Urban Council, Matale v. Weerasinghe
1952Present : Pulle J. and L. M. D. de Silva J.
URBAN COUNCIL, MAT ALE, Appellant, and H. WEERASINGHE,
S. C. 69—D. C. Matale, 338
Contract—Tender—Execution of a further contract—Circumstances when it is necessaryas a condition.
Tenders for the erection of certain buildings were called for by the defendant.The tender notice stated that the successful tenderer should be prepared to enterinto an agreement with the defendant and to deposit a certain portion of thetendered amount in the name of the defendant for the due completion of thecontract within a period of 5 months from the date of signing the contract ;if the successful tenderer declined to enter into an agreement within 10 daysof notification of the acceptance of the tender, his tender would be cancelledand the deposit forfeited. The plaintiff’s tender was accepted.
Held, that a binding contract for the erection of buildings could have arisenonly on the execution of a formal agreement between the plaintiff and defendant.
“ If the documents or letters relied on as constituting a contract contemplatethe execution of a further contract between the parties, it is a question ofconstruction whether the execution of the further contract is a condition orterm of the bargain or whether it is a mere expression of the desire of the partiesas to the manner in which the transaction already agreed to will in fact gothrough. ”
Li-PPEAL from a judgment of the District Court," Matale.
H. V. Perera, Q.C., with T. B. Dissanayake and G. L. L. de Silva, forthe defendant appellant.
N. E. Weerasooria, Q.G., with H. W. Jayewardene and P. Ranasinghe,for the plaintiff respondent.
Cur. adv. vult.
L. M. D. DE SILVA J.—Urban Council, JS1 alalc v. Weerasinghe
December 12, 1952. L. M. D. de Silva J.—
The plaintiff in this case sues the Urban District Council of Matalefor damages for breach of a contract which he says that the Councilentered into with him. The chief question which arises is whetherthere is a binding contract between the parties and if this question isanswered in the negative the plaintiff’s action fails. As we are of thatopinion we do not propose to discuss any other questions.
The facts are accurately stated in the judgment of the learned DistrictJudge and we recapitulate here only such facts as are necessary for thepurpose of the conclusions we have arrived at.
By a tender notice dated the 7th June, 1949, tenders for the erectionof certain buildings on two sites A and B were called for by the defendantcouncil. Paragraph 3 of the notice was to the following effect :—
“ Successful tenderers must be prepared to enter into an agreementwith the Chairman, Urban Council, Matale, and will be required todeposit a sum equal to 5% of the tendered amount in the name of theChairman, Urban Council, Matale, at the Council Office for the duecompletion of the contract at the rates quoted and within a period of5 months from the date of signing the contract. Should the successfultenderer decline to enter into an Agreement within 10 days of notifica-tion of the acceptance of the tender, his tender will be cancelled andthe deposit forfeited.”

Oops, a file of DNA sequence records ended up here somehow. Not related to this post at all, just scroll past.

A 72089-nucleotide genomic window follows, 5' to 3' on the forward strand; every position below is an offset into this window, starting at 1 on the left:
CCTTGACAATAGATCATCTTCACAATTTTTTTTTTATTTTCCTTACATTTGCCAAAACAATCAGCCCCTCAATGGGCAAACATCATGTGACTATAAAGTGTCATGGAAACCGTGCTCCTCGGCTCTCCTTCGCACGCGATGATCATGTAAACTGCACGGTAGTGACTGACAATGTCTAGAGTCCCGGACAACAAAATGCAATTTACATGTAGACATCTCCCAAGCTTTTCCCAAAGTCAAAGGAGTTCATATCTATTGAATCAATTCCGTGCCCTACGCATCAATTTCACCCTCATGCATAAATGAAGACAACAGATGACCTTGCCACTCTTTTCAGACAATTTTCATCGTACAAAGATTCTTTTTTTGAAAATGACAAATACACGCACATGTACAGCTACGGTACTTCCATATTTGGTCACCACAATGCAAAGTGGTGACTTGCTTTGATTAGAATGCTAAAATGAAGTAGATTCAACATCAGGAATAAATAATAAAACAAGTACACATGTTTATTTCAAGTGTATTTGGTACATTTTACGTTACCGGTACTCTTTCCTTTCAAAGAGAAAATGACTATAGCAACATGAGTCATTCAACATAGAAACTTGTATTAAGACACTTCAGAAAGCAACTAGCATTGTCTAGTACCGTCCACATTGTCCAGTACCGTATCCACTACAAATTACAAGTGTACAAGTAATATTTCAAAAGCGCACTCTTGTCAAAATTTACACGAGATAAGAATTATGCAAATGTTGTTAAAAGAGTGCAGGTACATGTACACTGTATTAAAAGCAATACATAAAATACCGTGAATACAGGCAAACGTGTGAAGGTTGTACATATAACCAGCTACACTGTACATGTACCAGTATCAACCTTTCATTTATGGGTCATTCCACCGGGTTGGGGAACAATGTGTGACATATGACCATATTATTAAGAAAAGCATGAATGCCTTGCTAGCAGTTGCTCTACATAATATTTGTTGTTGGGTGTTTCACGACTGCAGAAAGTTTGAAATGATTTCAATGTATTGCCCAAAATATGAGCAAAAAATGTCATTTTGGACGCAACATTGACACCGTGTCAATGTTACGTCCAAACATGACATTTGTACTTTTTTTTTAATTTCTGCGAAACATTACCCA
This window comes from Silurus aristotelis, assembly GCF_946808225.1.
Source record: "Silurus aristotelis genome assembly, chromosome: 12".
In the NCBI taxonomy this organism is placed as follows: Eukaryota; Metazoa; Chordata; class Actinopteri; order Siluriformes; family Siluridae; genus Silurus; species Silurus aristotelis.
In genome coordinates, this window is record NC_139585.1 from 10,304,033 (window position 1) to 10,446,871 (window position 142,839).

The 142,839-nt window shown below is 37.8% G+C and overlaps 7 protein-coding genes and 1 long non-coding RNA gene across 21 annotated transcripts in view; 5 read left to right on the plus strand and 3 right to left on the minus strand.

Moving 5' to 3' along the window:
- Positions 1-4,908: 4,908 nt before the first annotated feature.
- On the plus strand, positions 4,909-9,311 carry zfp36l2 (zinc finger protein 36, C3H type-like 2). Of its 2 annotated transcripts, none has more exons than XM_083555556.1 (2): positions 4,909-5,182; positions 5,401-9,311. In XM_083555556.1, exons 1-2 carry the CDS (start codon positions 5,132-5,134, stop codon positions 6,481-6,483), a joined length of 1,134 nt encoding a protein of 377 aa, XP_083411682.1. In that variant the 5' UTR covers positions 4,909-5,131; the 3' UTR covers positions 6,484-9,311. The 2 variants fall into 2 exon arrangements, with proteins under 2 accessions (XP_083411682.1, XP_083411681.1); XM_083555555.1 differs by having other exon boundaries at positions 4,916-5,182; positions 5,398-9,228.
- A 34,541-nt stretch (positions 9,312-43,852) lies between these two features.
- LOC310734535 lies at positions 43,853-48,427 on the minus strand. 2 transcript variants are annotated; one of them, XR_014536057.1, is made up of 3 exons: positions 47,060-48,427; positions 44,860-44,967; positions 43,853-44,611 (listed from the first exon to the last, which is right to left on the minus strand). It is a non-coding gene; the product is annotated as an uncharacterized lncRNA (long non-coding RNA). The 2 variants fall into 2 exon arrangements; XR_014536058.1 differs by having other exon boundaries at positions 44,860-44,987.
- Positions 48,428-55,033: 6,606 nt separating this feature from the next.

The “ Form of Tender ” on which tenderers were required to tenderrand on which the plaintiff tendered, contained the followingclauses :—
“Anddo hereby undertake to have the whole
of the work comprised in Group ‘ B ’ which are described in the drawingsand specifications complete within the period of 5 months from thedate of the signing of the agreement hereinafter referred to,
andundertake to employ only Ceylonese labour
in the execution of this contract ….
Andfurther undertake in the event of this tender
being accepted, to execute when called upon by the Chairman, UrbanCouncil, Matale, to do so, an Agreement for the due performance ofthe works, and before the Agreement is signed to deposit a sum equalto 5% (five per cent.) of the accepted tender amount in the Bank ofCeylon in the name of the Chairman, Urban Council, Matale, and tomortgage and hypothecate the same as security or to execute q bondwith a bank approved by the Chairman, Urban Council, Matale, assecurity, in favour of the Urban Council, Matale, for the due andsatisfactory completion of the whole of the said works as well as suchadditional work as may be ordered, and for the maintenance in completerepair of the whole of the works for the space of six months from thedate of completion thereof and for the payment of all claims to whichthe Urban Council of Matale may be entitled to under the provisionsof the Agreement. ”
L. M. D. DE SELVA J.—Urban Council, Matdle v. Weerasinghe
A document called the “ Condition of Tender ” contained the followingclanse :—
“ If a tenderer within 10 days of his being noticed to do so by theChairman, Urban Council, Matale, declines or fails to enter into anAgreement on the basis of his tender and/or fails to deposit the securityor execute the bond referred to in paragraph 13 of these conditions*the tender deposit will be forfeited.”
The plaintiff tendered for both groups and his tenders were accepted.